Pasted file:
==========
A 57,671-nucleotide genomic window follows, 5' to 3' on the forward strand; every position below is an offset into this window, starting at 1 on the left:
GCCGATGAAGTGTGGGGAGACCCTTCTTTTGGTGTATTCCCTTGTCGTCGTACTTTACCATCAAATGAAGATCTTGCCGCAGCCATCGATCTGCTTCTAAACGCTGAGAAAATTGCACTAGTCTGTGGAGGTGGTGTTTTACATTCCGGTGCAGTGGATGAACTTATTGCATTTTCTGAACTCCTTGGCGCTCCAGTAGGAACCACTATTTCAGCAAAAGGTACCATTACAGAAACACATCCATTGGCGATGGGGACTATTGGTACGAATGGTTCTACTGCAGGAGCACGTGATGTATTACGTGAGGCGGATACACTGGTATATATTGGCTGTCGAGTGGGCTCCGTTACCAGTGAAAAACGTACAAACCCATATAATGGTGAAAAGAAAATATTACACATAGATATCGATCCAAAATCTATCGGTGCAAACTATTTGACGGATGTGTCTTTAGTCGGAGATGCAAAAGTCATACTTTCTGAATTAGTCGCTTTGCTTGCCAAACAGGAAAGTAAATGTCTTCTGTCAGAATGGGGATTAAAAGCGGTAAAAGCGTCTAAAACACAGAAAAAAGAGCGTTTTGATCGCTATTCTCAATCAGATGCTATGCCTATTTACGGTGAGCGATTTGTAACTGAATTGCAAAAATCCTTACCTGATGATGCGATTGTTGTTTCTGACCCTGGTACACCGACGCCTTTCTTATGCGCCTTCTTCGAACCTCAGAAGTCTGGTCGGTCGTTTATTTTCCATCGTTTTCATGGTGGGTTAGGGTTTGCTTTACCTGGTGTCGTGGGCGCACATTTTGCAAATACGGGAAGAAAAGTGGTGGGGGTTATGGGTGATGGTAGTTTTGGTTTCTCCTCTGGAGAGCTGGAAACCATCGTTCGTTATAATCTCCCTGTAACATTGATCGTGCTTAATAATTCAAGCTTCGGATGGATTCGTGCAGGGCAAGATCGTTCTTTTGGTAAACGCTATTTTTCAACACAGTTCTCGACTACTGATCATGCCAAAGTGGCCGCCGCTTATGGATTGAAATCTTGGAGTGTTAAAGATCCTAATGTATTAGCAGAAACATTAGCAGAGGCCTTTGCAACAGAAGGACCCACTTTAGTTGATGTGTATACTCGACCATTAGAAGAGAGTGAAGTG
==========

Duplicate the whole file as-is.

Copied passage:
A 57,671-nucleotide genomic window follows, 5' to 3' on the forward strand; every position below is an offset into this window, starting at 1 on the left:
GCCGATGAAGTGTGGGGAGACCCTTCTTTTGGTGTATTCCCTTGTCGTCGTACTTTACCATCAAATGAAGATCTTGCCGCAGCCATCGATCTGCTTCTAAACGCTGAGAAAATTGCACTAGTCTGTGGAGGTGGTGTTTTACATTCCGGTGCAGTGGATGAACTTATTGCATTTTCTGAACTCCTTGGCGCTCCAGTAGGAACCACTATTTCAGCAAAAGGTACCATTACAGAAACACATCCATTGGCGATGGGGACTATTGGTACGAATGGTTCTACTGCAGGAGCACGTGATGTATTACGTGAGGCGGATACACTGGTATATATTGGCTGTCGAGTGGGCTCCGTTACCAGTGAAAAACGTACAAACCCATATAATGGTGAAAAGAAAATATTACACATAGATATCGATCCAAAATCTATCGGTGCAAACTATTTGACGGATGTGTCTTTAGTCGGAGATGCAAAAGTCATACTTTCTGAATTAGTCGCTTTGCTTGCCAAACAGGAAAGTAAATGTCTTCTGTCAGAATGGGGATTAAAAGCGGTAAAAGCGTCTAAAACACAGAAAAAAGAGCGTTTTGATCGCTATTCTCAATCAGATGCTATGCCTATTTACGGTGAGCGATTTGTAACTGAATTGCAAAAATCCTTACCTGATGATGCGATTGTTGTTTCTGACCCTGGTACACCGACGCCTTTCTTATGCGCCTTCTTCGAACCTCAGAAGTCTGGTCGGTCGTTTATTTTCCATCGTTTTCATGGTGGGTTAGGGTTTGCTTTACCTGGTGTCGTGGGCGCACATTTTGCAAATACGGGAAGAAAAGTGGTGGGGGTTATGGGTGATGGTAGTTTTGGTTTCTCCTCTGGAGAGCTGGAAACCATCGTTCGTTATAATCTCCCTGTAACATTGATCGTGCTTAATAATTCAAGCTTCGGATGGATTCGTGCAGGGCAAGATCGTTCTTTTGGTAAACGCTATTTTTCAACACAGTTCTCGACTACTGATCATGCCAAAGTGGCCGCCGCTTATGGATTGAAATCTTGGAGTGTTAAAGATCCTAATGTATTAGCAGAAACATTAGCAGAGGCCTTTGCAACAGAAGGACCCACTTTAGTTGATGTGTATACTCGACCATTAGAAGAGAGTGAAGTG